Anti-malware software has played a vital role in securing laptops, smartphones and other portable technologies. Is it still fit for the task?
As business boundaries dissolve with the rise of remote working and mobile devices, there is an ever-greater focus on securing endpoints such as PCs, laptops, smartphones and tablet devices.
While there are many parts to endpoint security – from encryption to hardened operating systems – a key element has always been antimalware software. But is it still up to the job?
Anti-malware suites do a lot more than catch viruses and trojans. Many now offer anti-phishing, personal firewalls, data loss prevention, application whitelisting and more. But it’s the core task of stopping malware for which most people install this software.
David Harley, director of the Anti-Malware Testing Standards Organisation (AMTSO), points out that the anti-malware element of the software has evolved considerably.
“Products in general are a lot more proactive than they used to be with capabilities such as behaviour analysis, heuristics and so on,” he says. “Compared to the scanners of even 10 years ago, their effectiveness is of a higher magnitude.”Of course, malware has evolved too, and Harley reckons that anti-malware software is doing well if it counters 50 per cent of the threats out there.
This is backed up by independent testing firm NSS Labs, which recently issued the results of its analysis of the top brands. It says the software missed 10-60 per cent of the evasions typically employed by cyber criminals. Software that might stop a threat from one source – say, the web – would miss it if it’s introduced via another vector, such as a USB stick. And only a few products address the problem of memory-only malware
Dr Tim Watson, head of De Montfort University’s computer technology department, is even less optimistic.
“In some ways, installing anti-malware shows that a company is taking security seriously, but it’s a tick in the box. We know that 80 per cent of the stuff gets through.”.
Even the best-configured, most hardened machine is prey to user carelessness, and that’s where anti-malware provides a last-ditch defenc
Why the clash between claims and reality? According to NSS Labs president Rick Moy, most anti-malware testing is not representative of threats on the internet and is “extremely biased. Most test labs have a narrow definition of what is malicious, and often share samples with vendors before the test,” he says. “In today’s world, it’s important that buyers scrutinise security products and test them like a hacker.”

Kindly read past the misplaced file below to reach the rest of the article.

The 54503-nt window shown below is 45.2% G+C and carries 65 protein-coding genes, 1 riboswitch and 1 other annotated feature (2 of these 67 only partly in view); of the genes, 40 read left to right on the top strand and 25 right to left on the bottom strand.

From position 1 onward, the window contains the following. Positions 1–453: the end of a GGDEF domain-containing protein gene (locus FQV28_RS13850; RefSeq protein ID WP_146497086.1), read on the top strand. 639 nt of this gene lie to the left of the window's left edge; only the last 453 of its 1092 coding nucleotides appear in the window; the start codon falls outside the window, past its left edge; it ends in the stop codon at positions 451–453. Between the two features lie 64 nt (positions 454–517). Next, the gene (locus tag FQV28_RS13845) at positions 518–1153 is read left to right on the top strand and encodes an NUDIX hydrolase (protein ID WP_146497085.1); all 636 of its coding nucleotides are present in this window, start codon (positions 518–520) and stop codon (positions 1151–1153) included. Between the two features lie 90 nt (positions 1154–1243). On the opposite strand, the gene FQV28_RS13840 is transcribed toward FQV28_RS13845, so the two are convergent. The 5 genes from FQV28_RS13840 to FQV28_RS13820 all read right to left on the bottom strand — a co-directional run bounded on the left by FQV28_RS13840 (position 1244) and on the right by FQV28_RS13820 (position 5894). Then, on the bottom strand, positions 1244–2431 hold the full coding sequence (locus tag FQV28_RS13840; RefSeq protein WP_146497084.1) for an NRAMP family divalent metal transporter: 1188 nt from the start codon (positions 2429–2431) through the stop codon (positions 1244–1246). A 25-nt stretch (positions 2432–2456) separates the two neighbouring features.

So is there any point to anti-malware software? Well, yes. The fact is that a huge proportion of machines that get infected fall victim to flaws that have long-since been patched and which anti-malware software is capable of detecting.
Installing the software might also be required in order to show due diligence and ensure regulatory compliance, and it will provide some protection through the additional features such as anti-phishing. But it’s not sufficient by itself.
There are other ways of improving endpoint security. For instance, people do not keep their software up to date – witness the way Microsoft is having to beg people to abandon the long-obsolete and still desperately vulnerable Internet Explorer 6.
“If you want your system to be secure,” says Watson, “and you want a quick win, the first thing you do is patch all the software that’s already there.”
Application whitelisting – where only approved software is allowed to run, such as Windows’ AppLocker feature – can help too, but requires careful configuration. However, even the best-configured, most hardened machine is still prey to user carelessness, and that’s where anti-malware provides a last-ditch defence.
“Organisations should still consider anti-virus as part of a layered defence,” says Moy. “Endpoint security is important to stop malware that users may be tricked, or socially engineered, into running.”
Indeed, increasingly it is people, not computers, which are the initial targets. “Threats today are more people-oriented,” says Harley, “social engineering attacks rather than technical attacks through the software. One of the big issues at the moment is Facebook survey spam, for instance.”
Ultimately, then, the best endpoint security is trained and savvy end-users guided by strictly enforced policies.